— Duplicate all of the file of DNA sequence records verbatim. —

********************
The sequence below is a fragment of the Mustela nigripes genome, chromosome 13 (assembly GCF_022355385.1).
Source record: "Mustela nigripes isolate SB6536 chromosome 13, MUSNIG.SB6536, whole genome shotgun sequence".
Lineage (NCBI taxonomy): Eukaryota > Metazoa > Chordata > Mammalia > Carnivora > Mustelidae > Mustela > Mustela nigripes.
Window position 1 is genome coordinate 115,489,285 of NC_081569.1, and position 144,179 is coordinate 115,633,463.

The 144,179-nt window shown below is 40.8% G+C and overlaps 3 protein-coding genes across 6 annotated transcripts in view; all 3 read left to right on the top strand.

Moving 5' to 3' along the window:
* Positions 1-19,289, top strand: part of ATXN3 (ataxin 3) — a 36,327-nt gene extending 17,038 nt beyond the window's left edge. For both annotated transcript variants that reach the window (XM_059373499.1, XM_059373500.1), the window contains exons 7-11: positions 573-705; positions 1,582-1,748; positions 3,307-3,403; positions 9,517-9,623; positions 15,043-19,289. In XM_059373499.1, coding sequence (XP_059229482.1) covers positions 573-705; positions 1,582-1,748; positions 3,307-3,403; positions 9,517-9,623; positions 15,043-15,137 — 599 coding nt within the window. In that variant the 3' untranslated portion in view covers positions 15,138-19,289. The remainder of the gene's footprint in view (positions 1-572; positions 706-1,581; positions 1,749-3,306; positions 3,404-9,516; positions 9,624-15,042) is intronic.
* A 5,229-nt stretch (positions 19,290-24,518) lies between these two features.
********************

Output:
The sequence below is a fragment of the Mustela nigripes genome, chromosome 13 (assembly GCF_022355385.1).
Source record: "Mustela nigripes isolate SB6536 chromosome 13, MUSNIG.SB6536, whole genome shotgun sequence".
Lineage (NCBI taxonomy): Eukaryota > Metazoa > Chordata > Mammalia > Carnivora > Mustelidae > Mustela > Mustela nigripes.
Window position 1 is genome coordinate 115,489,285 of NC_081569.1, and position 144,179 is coordinate 115,633,463.

The 144,179-nt window shown below is 40.8% G+C and overlaps 3 protein-coding genes across 6 annotated transcripts in view; all 3 read left to right on the top strand.

Moving 5' to 3' along the window:
* Positions 1-19,289, top strand: part of ATXN3 (ataxin 3) — a 36,327-nt gene extending 17,038 nt beyond the window's left edge. For both annotated transcript variants that reach the window (XM_059373499.1, XM_059373500.1), the window contains exons 7-11: positions 573-705; positions 1,582-1,748; positions 3,307-3,403; positions 9,517-9,623; positions 15,043-19,289. In XM_059373499.1, coding sequence (XP_059229482.1) covers positions 573-705; positions 1,582-1,748; positions 3,307-3,403; positions 9,517-9,623; positions 15,043-15,137 — 599 coding nt within the window. In that variant the 3' untranslated portion in view covers positions 15,138-19,289. The remainder of the gene's footprint in view (positions 1-572; positions 706-1,581; positions 1,749-3,306; positions 3,404-9,516; positions 9,624-15,042) is intronic.
* A 5,229-nt stretch (positions 19,290-24,518) lies between these two features.